**by Joe Felsenstein and Michael Lynch**

The blogs of creationists and advocates of ID have been abuzz lately about exciting new work by William Basener and John Sanford. In a peer-reviewed paper at Journal of Mathematical Biology, they have presented a mathematical model of mutation and natural selection in a haploid population, and they find in one realistic case that natural selection is unable to prevent the continual decline of fitness. This is presented as correcting R.A. Fisher’s 1930 “Fundamental Theorem of Natural Selection”, which they argue is the basis for all subsequent theory in population genetics. The blog postings on that will be found here, here, here, here, here, here, and here.

One of us (JF) has argued at The Skeptical Zone that they have misread the literature on population genetics. The theory of mutation and natural selection developed during the 1920s, was relatively fully developed before Fisher’s 1930 book. Fisher’s FTNS has been difficult to understand, and subsequent work has not depended on it. But that still leaves us with the issue of whether the B and S simulations show some startling behavior, with deleterious mutations seemingly unable to be prevented from continually rising in frequency. Let’s take a closer look at their simulations.

Basener and Sanford show equations, mostly mostly taken from a paper by Claus Wilke, for changes in genotype frequencies in a haploid, asexual species experiencing mutation and natural selection. They keep track of the distribution of the values of fitness on a continuous scale time scale. Genotypes at different values of the fitness scale have different birth rates. There is a distribution of fitness effects of mutations, as displacements on the fitness scale. An important detail is that the genotypes are haploid and asexual — they have no recombination, so they do not mate.

After giving the equations for this model, they present runs of a simulation program. In some runs with distributions of mutations that show equal numbers of beneficial and deleterious mutations all goes as expected — the genetic variance in the population rises, and as it does the mean fitness rises more and more. But in their final case, which they argue is more realistic, there are mostly deleterious mutations. The startling outcome in the simulation in that case is there absence of an equilibrium between mutation and selection. Instead the deleterious mutations go to fixation in the population, and the mean fitness of the population steadily declines.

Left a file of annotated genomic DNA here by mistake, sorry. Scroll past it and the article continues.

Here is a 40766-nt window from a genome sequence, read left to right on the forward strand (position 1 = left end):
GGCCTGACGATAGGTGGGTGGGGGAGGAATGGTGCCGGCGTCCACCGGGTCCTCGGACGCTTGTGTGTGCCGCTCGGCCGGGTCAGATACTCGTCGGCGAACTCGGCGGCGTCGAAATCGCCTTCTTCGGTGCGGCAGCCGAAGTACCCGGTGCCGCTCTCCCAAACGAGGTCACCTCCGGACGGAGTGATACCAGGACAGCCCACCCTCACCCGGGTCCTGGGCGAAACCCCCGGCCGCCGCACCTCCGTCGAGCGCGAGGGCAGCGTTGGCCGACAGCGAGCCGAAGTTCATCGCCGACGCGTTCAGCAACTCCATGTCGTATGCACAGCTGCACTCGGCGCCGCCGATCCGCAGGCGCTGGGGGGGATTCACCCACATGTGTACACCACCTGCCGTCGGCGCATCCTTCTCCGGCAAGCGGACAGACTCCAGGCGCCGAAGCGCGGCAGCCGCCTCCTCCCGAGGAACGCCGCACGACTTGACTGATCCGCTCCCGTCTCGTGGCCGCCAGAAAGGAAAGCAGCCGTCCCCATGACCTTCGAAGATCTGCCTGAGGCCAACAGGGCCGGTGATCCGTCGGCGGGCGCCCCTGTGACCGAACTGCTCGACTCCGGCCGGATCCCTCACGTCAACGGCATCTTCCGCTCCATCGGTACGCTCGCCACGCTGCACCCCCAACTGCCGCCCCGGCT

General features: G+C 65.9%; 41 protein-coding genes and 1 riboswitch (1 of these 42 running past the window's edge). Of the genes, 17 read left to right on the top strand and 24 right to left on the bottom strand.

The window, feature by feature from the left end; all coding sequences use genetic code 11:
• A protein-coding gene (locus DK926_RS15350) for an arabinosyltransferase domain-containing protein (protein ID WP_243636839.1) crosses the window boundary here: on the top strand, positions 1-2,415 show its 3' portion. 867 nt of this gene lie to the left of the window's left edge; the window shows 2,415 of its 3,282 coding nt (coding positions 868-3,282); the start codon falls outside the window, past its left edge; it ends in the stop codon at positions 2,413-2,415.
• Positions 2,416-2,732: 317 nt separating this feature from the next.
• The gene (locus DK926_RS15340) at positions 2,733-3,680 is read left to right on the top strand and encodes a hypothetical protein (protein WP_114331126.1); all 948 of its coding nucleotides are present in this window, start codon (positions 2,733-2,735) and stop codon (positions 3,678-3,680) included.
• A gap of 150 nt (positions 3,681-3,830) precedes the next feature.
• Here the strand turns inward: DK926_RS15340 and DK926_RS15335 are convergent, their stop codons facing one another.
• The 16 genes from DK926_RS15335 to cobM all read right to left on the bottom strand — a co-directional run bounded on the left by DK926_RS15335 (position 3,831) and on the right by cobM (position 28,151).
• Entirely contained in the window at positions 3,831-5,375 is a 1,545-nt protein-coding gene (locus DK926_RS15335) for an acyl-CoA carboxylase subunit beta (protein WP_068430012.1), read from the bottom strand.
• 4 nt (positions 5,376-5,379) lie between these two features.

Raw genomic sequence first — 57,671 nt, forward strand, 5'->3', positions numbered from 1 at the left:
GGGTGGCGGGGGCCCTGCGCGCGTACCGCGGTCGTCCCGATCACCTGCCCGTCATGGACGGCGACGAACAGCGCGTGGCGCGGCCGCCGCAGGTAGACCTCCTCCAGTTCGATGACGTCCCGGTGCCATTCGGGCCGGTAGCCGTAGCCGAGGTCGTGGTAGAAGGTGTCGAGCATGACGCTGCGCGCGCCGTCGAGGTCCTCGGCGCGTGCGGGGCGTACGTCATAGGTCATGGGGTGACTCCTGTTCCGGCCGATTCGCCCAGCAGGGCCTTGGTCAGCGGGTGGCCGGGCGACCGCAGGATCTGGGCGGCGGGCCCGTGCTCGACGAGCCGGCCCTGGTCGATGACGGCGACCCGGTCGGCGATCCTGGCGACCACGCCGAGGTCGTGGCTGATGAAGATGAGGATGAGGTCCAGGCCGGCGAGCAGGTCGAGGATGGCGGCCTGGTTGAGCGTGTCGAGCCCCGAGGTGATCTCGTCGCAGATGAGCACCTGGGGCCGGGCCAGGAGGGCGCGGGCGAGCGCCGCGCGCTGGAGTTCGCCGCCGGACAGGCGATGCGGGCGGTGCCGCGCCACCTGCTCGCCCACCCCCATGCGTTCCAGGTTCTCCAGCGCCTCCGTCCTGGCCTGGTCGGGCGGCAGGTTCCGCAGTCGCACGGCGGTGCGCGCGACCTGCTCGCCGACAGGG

Why does that happen? For deleterious mutations in large populations, we typically see them come to a low equilibrium frequency reflecting a balance between mutation and selection. But they’re not doing that at high mutation rates!

The key is the absence of recombination in these clonally-reproducing haploid organisms. In effect each haploid organism is passed on whole, as if it were a copy of a single gene. So the frequencies of the mutant alleles should reflect the balance between the selection coefficient against the mutant (which is said to be near 0.001 in their simulation) versus the mutation rate. But they have one mutation per generation per haploid individual. Thus the mutation rate is, in effect, 1000 times the selection coefficient against the mutant allele. The selection coefficient of 0.001 means about a 0.1% decline in the frequency of a deleterious allele per generation, which is overwhelmed when one new mutant per individual comes in each generation.

In the usual calculations of the balance between mutation and selection, the mutation rate is smaller than the selection coefficient against the mutant. With (say) 20,000 loci (genes) the mutation rate per locus would be 1/20,000 = 0.00005. That would predict an equilibrium frequency near 0.00005/0.001, or 0.05, at each locus. But if the mutation rate were 1, we predict no equilibrium, but rather that the mutant allele is driven to fixation because the selection is too weak to counteract that large a rate of mutation. So there is really nothing new here. In fact 91 years ago J.B.S. Haldane, in his 1927 paper on the balance between selection and mutation, wrote that “To sum up, if selection acts against mutation, it is ineffective provided that the rate of mutation is greater than the coefficient of selection.”

If Basener and Sanford’s simulation allowed recombination between the genes, the outcome would be very different — there would be an equilibrium gene frequency at each locus, with no tendency of the mutant alleles at the individual loci to rise to fixation.

If selection acted individually at each locus, with growth rates for each haploid genotype being added across loci, a similar result would be expected, even without recombination. But in the Basener/Stanford simulation the fitnesses do not add — instead they generate linkage disequilibrium, in this case negative associations that leave us with selection at the different loci opposing each other. Add in recombination, and there would be a dramatically different, and much more conventional, result.

**Technical Oddities**

Most readers may want to stop there. We add this section for those more familiar with population genetics theory, simply to point out some mysteries connected with the Basener/Stanford simulations: